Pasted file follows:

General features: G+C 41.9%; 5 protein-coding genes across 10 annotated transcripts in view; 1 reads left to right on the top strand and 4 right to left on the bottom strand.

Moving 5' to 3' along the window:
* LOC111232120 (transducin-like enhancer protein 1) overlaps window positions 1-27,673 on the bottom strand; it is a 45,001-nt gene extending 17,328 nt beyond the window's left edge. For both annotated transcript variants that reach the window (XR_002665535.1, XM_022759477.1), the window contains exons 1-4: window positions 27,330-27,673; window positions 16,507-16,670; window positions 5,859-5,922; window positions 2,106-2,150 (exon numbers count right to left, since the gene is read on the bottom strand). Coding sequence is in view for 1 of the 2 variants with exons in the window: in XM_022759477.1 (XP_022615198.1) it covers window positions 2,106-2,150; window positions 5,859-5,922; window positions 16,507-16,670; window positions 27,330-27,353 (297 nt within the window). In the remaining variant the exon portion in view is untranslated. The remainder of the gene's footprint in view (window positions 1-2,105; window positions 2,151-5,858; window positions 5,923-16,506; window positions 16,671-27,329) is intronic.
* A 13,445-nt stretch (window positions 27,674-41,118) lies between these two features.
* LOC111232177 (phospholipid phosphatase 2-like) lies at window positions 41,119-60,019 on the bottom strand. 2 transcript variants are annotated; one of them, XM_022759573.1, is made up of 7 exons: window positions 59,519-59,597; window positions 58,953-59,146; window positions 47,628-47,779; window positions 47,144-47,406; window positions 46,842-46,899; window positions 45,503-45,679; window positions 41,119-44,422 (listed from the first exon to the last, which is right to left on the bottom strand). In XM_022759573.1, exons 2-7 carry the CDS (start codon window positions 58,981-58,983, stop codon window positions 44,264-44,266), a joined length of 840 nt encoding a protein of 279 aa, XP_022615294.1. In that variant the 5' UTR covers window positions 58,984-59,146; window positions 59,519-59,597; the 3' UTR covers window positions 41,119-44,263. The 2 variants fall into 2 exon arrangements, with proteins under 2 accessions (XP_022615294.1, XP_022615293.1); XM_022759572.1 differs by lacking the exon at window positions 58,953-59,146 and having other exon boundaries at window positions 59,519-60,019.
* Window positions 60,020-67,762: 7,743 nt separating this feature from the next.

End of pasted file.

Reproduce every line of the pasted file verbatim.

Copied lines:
General features: G+C 41.9%; 5 protein-coding genes across 10 annotated transcripts in view; 1 reads left to right on the top strand and 4 right to left on the bottom strand.

Moving 5' to 3' along the window:
* LOC111232120 (transducin-like enhancer protein 1) overlaps window positions 1-27,673 on the bottom strand; it is a 45,001-nt gene extending 17,328 nt beyond the window's left edge. For both annotated transcript variants that reach the window (XR_002665535.1, XM_022759477.1), the window contains exons 1-4: window positions 27,330-27,673; window positions 16,507-16,670; window positions 5,859-5,922; window positions 2,106-2,150 (exon numbers count right to left, since the gene is read on the bottom strand). Coding sequence is in view for 1 of the 2 variants with exons in the window: in XM_022759477.1 (XP_022615198.1) it covers window positions 2,106-2,150; window positions 5,859-5,922; window positions 16,507-16,670; window positions 27,330-27,353 (297 nt within the window). In the remaining variant the exon portion in view is untranslated. The remainder of the gene's footprint in view (window positions 1-2,105; window positions 2,151-5,858; window positions 5,923-16,506; window positions 16,671-27,329) is intronic.
* A 13,445-nt stretch (window positions 27,674-41,118) lies between these two features.
* LOC111232177 (phospholipid phosphatase 2-like) lies at window positions 41,119-60,019 on the bottom strand. 2 transcript variants are annotated; one of them, XM_022759573.1, is made up of 7 exons: window positions 59,519-59,597; window positions 58,953-59,146; window positions 47,628-47,779; window positions 47,144-47,406; window positions 46,842-46,899; window positions 45,503-45,679; window positions 41,119-44,422 (listed from the first exon to the last, which is right to left on the bottom strand). In XM_022759573.1, exons 2-7 carry the CDS (start codon window positions 58,981-58,983, stop codon window positions 44,264-44,266), a joined length of 840 nt encoding a protein of 279 aa, XP_022615294.1. In that variant the 5' UTR covers window positions 58,984-59,146; window positions 59,519-59,597; the 3' UTR covers window positions 41,119-44,263. The 2 variants fall into 2 exon arrangements, with proteins under 2 accessions (XP_022615294.1, XP_022615293.1); XM_022759572.1 differs by lacking the exon at window positions 58,953-59,146 and having other exon boundaries at window positions 59,519-60,019.
* Window positions 60,020-67,762: 7,743 nt separating this feature from the next.